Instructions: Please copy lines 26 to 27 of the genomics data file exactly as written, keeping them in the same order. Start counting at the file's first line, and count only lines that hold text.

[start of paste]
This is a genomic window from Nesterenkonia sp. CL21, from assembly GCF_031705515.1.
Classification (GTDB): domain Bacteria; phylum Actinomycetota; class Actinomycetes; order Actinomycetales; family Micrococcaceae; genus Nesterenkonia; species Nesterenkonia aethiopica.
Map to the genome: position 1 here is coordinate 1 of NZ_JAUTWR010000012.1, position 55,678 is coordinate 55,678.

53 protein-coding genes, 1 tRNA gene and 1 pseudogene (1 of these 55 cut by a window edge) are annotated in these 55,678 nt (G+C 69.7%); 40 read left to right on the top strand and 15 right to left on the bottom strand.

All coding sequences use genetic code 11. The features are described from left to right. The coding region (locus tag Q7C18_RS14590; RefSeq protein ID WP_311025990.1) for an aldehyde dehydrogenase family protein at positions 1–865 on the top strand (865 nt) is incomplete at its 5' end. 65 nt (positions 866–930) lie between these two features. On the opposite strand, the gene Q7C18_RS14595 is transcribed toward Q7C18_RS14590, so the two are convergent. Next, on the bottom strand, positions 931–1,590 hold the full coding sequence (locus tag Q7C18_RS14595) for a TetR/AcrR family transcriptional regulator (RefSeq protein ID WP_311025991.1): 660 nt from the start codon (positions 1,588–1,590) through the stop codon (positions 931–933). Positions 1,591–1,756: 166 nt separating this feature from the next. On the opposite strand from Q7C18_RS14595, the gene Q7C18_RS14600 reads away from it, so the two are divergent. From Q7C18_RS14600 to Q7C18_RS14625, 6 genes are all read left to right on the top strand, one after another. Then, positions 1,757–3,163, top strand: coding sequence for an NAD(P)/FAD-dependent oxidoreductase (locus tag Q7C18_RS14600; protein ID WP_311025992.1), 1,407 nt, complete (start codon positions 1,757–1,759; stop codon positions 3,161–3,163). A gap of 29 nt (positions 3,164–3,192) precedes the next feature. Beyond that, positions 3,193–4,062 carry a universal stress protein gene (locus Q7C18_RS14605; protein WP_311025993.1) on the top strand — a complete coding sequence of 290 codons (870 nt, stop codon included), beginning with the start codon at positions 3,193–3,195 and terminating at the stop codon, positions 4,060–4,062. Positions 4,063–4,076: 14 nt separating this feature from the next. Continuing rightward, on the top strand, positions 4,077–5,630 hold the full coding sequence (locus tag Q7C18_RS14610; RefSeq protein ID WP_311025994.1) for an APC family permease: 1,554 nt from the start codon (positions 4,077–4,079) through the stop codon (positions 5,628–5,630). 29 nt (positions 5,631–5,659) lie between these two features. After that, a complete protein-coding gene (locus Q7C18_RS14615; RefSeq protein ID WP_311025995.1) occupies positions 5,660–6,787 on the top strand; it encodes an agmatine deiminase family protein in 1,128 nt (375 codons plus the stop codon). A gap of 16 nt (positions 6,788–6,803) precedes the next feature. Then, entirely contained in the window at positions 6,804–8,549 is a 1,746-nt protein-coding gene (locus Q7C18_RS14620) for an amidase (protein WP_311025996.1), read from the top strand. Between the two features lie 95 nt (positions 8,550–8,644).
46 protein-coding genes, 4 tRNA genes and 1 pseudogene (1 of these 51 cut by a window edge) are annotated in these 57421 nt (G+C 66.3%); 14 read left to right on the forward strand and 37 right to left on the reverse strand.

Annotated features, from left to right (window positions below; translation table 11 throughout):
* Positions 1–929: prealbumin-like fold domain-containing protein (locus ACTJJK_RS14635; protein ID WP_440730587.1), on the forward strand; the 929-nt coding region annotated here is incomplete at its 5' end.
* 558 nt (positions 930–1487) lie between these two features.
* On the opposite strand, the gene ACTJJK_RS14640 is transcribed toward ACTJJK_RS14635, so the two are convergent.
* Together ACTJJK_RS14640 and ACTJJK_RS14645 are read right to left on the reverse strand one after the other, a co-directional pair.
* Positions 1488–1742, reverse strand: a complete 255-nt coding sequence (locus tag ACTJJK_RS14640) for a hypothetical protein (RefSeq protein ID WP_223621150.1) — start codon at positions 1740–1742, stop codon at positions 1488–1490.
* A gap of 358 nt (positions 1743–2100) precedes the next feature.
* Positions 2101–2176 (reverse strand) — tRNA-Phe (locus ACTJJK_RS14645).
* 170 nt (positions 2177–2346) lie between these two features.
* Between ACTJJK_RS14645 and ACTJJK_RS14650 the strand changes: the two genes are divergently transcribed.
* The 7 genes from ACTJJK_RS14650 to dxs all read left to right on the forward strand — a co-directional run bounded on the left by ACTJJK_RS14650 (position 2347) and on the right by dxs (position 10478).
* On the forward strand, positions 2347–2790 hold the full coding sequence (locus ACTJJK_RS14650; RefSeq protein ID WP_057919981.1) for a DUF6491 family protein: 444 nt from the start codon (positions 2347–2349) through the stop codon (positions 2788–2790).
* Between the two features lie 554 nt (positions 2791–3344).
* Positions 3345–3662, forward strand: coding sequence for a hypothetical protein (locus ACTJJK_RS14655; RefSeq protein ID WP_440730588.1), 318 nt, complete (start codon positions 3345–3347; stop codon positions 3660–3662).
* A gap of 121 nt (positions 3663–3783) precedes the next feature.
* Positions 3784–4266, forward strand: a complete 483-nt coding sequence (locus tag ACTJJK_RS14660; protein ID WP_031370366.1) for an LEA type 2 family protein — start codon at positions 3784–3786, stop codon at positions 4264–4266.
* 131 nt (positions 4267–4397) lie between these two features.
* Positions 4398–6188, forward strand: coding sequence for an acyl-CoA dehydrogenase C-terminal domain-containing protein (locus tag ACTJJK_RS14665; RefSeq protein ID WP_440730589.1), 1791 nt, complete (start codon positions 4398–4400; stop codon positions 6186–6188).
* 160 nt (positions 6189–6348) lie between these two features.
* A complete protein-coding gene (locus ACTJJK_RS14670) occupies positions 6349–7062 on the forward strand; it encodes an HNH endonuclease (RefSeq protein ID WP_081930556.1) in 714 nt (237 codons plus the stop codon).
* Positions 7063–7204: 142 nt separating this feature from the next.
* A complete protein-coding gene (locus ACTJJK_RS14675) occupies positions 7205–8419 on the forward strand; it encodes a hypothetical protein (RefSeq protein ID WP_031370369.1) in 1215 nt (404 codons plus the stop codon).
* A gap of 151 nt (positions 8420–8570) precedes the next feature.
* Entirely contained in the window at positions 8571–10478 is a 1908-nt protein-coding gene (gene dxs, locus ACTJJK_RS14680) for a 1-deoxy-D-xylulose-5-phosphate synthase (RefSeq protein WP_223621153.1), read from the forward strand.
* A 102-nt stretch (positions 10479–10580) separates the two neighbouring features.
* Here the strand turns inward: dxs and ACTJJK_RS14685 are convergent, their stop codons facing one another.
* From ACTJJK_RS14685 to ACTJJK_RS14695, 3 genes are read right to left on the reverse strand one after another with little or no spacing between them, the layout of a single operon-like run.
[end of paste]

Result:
* A complete protein-coding gene (locus ACTJJK_RS14670) occupies positions 6349–7062 on the forward strand; it encodes an HNH endonuclease (RefSeq protein ID WP_081930556.1) in 714 nt (237 codons plus the stop codon).
* Positions 7063–7204: 142 nt separating this feature from the next.